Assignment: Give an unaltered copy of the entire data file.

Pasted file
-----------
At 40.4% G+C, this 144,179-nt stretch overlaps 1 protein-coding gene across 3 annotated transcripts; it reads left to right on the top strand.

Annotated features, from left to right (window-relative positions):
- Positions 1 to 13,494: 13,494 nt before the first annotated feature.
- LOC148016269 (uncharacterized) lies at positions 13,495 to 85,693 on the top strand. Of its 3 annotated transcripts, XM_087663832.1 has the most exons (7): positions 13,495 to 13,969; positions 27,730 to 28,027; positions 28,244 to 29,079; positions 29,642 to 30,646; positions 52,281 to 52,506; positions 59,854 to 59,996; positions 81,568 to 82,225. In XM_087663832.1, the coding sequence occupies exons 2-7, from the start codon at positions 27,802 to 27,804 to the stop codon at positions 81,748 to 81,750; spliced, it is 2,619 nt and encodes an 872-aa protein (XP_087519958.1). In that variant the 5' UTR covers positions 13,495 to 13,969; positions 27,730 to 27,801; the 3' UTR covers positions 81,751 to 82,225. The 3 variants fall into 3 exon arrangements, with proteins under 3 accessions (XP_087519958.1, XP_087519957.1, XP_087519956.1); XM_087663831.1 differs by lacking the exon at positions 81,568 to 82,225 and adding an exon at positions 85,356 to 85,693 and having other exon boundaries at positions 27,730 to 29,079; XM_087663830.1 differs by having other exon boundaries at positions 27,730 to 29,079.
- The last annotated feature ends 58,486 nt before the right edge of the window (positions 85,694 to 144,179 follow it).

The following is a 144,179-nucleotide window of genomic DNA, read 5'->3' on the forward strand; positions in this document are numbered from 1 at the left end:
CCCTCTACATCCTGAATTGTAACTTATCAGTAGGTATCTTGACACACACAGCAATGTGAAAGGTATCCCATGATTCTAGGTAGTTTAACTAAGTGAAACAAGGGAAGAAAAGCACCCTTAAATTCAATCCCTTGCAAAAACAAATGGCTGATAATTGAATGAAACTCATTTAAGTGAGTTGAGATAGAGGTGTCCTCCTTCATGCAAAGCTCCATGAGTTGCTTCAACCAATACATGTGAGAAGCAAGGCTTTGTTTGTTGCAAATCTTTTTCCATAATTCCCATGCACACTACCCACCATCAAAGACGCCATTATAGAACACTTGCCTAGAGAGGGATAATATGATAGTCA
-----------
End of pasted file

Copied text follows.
At 40.4% G+C, this 144,179-nt stretch overlaps 1 protein-coding gene across 3 annotated transcripts; it reads left to right on the top strand.

Annotated features, from left to right (window-relative positions):
- Positions 1 to 13,494: 13,494 nt before the first annotated feature.
- LOC148016269 (uncharacterized) lies at positions 13,495 to 85,693 on the top strand. Of its 3 annotated transcripts, XM_087663832.1 has the most exons (7): positions 13,495 to 13,969; positions 27,730 to 28,027; positions 28,244 to 29,079; positions 29,642 to 30,646; positions 52,281 to 52,506; positions 59,854 to 59,996; positions 81,568 to 82,225. In XM_087663832.1, the coding sequence occupies exons 2-7, from the start codon at positions 27,802 to 27,804 to the stop codon at positions 81,748 to 81,750; spliced, it is 2,619 nt and encodes an 872-aa protein (XP_087519958.1). In that variant the 5' UTR covers positions 13,495 to 13,969; positions 27,730 to 27,801; the 3' UTR covers positions 81,751 to 82,225. The 3 variants fall into 3 exon arrangements, with proteins under 3 accessions (XP_087519958.1, XP_087519957.1, XP_087519956.1); XM_087663831.1 differs by lacking the exon at positions 81,568 to 82,225 and adding an exon at positions 85,356 to 85,693 and having other exon boundaries at positions 27,730 to 29,079; XM_087663830.1 differs by having other exon boundaries at positions 27,730 to 29,079.
- The last annotated feature ends 58,486 nt before the right edge of the window (positions 85,694 to 144,179 follow it).

The following is a 144,179-nucleotide window of genomic DNA, read 5'->3' on the forward strand; positions in this document are numbered from 1 at the left end:
CCCTCTACATCCTGAATTGTAACTTATCAGTAGGTATCTTGACACACACAGCAATGTGAAAGGTATCCCATGATTCTAGGTAGTTTAACTAAGTGAAACAAGGGAAGAAAAGCACCCTTAAATTCAATCCCTTGCAAAAACAAATGGCTGATAATTGAATGAAACTCATTTAAGTGAGTTGAGATAGAGGTGTCCTCCTTCATGCAAAGCTCCATGAGTTGCTTCAACCAATACATGTGAGAAGCAAGGCTTTGTTTGTTGCAAATCTTTTTCCATAATTCCCATGCACACTACCCACCATCAAAGACGCCATTATAGAACACTTGCCTAGAGAGGGATAATATGATAGTCA